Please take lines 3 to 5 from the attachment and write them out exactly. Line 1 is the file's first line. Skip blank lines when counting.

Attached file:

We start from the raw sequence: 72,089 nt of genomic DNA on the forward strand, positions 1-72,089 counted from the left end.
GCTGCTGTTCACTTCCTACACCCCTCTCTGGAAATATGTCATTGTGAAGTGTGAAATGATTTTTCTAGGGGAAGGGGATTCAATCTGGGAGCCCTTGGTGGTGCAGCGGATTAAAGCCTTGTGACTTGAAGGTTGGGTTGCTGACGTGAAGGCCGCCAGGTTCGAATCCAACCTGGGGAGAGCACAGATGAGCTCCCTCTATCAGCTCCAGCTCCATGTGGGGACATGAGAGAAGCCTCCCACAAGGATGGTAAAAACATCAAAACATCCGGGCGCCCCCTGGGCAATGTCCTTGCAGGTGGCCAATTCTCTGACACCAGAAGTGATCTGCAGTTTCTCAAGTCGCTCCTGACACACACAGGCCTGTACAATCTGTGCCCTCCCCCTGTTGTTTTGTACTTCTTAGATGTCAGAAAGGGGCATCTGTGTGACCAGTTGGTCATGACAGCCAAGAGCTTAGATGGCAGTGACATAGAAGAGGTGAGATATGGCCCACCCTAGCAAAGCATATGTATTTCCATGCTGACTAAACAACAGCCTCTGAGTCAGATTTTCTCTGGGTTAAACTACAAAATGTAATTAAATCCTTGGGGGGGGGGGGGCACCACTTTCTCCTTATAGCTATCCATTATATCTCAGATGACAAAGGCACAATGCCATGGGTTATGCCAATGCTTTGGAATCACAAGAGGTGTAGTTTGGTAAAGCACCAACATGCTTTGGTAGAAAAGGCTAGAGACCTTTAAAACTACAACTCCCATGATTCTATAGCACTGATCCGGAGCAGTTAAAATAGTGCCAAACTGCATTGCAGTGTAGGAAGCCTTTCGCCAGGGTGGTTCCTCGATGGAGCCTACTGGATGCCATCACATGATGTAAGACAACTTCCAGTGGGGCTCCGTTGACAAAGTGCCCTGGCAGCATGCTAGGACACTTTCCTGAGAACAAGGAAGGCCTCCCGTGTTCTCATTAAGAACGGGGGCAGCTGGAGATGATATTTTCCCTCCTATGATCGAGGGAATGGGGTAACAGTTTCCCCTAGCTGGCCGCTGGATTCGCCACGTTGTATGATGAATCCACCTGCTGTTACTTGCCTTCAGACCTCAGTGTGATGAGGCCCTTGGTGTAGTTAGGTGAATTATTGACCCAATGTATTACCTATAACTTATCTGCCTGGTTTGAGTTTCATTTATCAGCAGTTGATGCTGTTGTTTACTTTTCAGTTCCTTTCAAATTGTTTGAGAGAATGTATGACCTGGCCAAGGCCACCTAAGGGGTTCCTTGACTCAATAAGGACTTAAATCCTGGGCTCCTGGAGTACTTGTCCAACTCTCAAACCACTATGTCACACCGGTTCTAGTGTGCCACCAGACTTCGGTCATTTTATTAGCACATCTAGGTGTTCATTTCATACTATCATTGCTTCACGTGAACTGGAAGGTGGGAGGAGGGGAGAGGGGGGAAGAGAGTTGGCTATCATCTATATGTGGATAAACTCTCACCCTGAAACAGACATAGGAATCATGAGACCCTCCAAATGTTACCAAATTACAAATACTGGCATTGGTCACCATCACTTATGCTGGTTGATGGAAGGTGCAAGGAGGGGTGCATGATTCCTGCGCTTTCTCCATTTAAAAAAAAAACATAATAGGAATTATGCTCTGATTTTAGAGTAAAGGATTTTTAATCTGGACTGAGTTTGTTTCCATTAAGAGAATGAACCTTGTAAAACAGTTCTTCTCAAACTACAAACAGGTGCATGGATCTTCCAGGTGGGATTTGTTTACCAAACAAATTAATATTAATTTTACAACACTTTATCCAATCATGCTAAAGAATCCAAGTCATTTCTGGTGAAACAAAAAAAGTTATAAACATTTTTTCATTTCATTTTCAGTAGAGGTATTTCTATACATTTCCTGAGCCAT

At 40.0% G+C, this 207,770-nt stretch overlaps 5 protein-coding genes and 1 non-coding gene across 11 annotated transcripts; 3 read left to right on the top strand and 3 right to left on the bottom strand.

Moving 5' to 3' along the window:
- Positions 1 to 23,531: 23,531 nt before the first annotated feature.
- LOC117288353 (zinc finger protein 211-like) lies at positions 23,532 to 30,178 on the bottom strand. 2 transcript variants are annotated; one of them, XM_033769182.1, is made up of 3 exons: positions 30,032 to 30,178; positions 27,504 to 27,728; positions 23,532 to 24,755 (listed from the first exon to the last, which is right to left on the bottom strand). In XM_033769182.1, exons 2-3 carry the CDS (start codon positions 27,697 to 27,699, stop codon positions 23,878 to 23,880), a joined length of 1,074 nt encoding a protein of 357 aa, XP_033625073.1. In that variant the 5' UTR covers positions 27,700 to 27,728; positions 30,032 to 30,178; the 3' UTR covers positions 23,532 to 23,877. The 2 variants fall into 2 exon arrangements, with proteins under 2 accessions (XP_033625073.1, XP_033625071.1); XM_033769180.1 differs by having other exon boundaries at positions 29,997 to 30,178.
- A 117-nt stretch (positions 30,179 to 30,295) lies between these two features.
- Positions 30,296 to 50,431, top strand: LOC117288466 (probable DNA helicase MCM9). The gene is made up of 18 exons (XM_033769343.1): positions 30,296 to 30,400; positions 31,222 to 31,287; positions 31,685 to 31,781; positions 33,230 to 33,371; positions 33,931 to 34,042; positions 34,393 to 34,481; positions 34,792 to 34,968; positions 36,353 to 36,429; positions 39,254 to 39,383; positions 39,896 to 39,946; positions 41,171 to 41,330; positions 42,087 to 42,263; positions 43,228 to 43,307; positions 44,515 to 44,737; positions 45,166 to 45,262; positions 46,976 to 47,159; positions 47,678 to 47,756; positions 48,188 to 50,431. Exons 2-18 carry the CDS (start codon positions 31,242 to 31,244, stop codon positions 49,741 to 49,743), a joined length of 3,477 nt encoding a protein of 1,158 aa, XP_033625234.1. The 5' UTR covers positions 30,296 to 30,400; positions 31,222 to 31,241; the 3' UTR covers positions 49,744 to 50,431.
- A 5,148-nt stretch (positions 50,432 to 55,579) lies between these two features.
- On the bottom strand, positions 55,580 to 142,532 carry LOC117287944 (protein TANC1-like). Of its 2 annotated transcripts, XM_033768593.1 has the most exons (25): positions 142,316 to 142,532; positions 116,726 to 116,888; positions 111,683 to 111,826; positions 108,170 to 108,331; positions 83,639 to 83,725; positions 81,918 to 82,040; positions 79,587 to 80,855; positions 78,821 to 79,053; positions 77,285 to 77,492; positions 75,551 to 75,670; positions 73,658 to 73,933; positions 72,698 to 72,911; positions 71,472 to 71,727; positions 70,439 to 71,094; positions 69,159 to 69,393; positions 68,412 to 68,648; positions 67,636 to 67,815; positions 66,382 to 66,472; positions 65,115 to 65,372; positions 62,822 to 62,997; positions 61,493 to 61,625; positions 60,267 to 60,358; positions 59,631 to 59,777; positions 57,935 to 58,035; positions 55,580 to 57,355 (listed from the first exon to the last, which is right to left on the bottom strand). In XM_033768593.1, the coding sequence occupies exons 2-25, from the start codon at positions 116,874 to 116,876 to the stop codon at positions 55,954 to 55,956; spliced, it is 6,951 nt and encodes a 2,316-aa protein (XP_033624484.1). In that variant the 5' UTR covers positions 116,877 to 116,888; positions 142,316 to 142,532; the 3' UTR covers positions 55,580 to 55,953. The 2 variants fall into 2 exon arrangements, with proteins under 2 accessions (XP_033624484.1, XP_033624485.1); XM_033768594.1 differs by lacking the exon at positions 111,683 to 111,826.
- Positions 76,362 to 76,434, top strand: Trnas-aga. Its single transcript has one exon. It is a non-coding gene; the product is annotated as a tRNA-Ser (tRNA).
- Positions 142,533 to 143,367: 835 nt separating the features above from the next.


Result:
At 40.0% G+C, this 207,770-nt stretch overlaps 5 protein-coding genes and 1 non-coding gene across 11 annotated transcripts; 3 read left to right on the top strand and 3 right to left on the bottom strand.

Moving 5' to 3' along the window:
- Positions 1 to 23,531: 23,531 nt before the first annotated feature.